Flipping the Script on Racial Identity

Like Rachel Dolezal, I am no longer white.

Last month, I officially changed my race. But unlike the former Spokane NAACP chapter president, I didn’t darken my skin or concoct a phony story about my past. If anything, I stood up for the racially blended heritage that’s always been a part of my life.

The change I’m referring to was strictly a bureaucratic one, a simple process that I initiated the moment I found out the state of Maryland considered me to be white. It happened during my recent visit to the Motor Vehicle Administration to update my driver’s license. After waiting for more than an hour, I walked up to the counter and submitted all the required paperwork – passport, Social Security card, proof of current residency, and my old Ohio license.

The woman seated behind the counter took the papers and began typing on her computer. “I see here you’ve had a Maryland license before,” she said.

“Yes,” I replied. “I moved out of state a few years ago; now I’m back.”

She entered some more information then directed my attention to a nearby monitor with a series of questions on it.

“Hispanic origin or non-Hispanic origin?” She asked, skipping over the first question on the screen, which asked for my race.

“Non-Hispanic,” I answered. “But what about that first question?”

“You’re already in here as Caucasian,” she said.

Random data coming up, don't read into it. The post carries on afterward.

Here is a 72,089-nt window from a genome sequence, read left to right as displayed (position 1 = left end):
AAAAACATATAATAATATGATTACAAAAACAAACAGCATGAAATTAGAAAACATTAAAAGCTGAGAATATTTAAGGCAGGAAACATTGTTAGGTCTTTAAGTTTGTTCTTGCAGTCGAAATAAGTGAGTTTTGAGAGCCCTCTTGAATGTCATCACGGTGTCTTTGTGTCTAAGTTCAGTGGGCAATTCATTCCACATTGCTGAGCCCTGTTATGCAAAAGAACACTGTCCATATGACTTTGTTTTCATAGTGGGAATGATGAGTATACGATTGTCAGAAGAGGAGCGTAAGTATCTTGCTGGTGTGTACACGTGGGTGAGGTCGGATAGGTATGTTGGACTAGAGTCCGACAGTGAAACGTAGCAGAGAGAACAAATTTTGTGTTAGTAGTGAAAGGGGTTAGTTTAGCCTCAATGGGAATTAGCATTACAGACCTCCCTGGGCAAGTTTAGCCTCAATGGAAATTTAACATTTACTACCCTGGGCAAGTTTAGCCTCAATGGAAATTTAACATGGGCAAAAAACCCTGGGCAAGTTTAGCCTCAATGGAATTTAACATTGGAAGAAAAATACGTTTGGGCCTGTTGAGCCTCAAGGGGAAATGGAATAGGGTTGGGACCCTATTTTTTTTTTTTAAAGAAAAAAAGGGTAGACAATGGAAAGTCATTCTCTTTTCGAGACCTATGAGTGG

“Huh?”

“Yeah, that’s how they have you listed from before – as white,” she said.

“Well, that’s not right,” I told her. “Can you check black and white?”

“Nope,” she replied. “Only one.”

Unlike the U.S. Census, which for the past 15 years has allowed respondents to mark more than one racial category, Maryland doesn’t provide for multiple check-offs. Instead, anyone wishing to indicate membership in more than one race must pick a stand-alone “multiracial” category – an approach the federal government, after much debate in the 1990s, rejected.

“Then I guess you need to mark ‘multiracial,’” I told her. As far as I can tell, the answer does not appear on the actual driver’s license but remains stored in the agency’s records.

“Man, how does that happen?” I asked, still in disbelief that I could be labeled as white in an official government database without my knowledge – and it is not the first time it has happened.

The clerk shook her head. “Somebody probably just looked at you and thought they knew,” she said.

It must be the hair. Rachel Dolezal styled hers in such a way as to make her claim of blackness seem believable. My hairstyle options, however, have narrowed over time.

In my younger days, I had an afro. But when I started going bald in a way that I could no longer deny, I eventually gave in and went with the shaved-head look. And apparently more and more people began to think I was white.

Folks have been making racial assumptions of one kind or another about me all of my life, of course. At various times I have either been a light-skinned black person or a Mediterranean-toned white person, depending on your point of view. It’s a phenomenon I refer to as The Chameleon Effect, and I’ve written about it before in describing the life experiences of many mixed race people. We’re viewed as black one minute, white the next, Latino half an hour later.

Hollywood casting directors and Madison Avenue advertising executives have described us as “ethnically ambiguous” – melanin-challenged, caramel-colored people who are difficult to pigeonhole when it comes to race and ethnicity.

(For a hilarious take on this, head over to Netflix and check out the Season 5 episode of 30 Rock entitled “Qué Sorpresa!” Philippine-born actress Vannessa Minnillo Lachey plays fictional TV reporter Carmen Chao, who confounds Jack and Liz with her ambiguous appearance and shifting speech pattern.)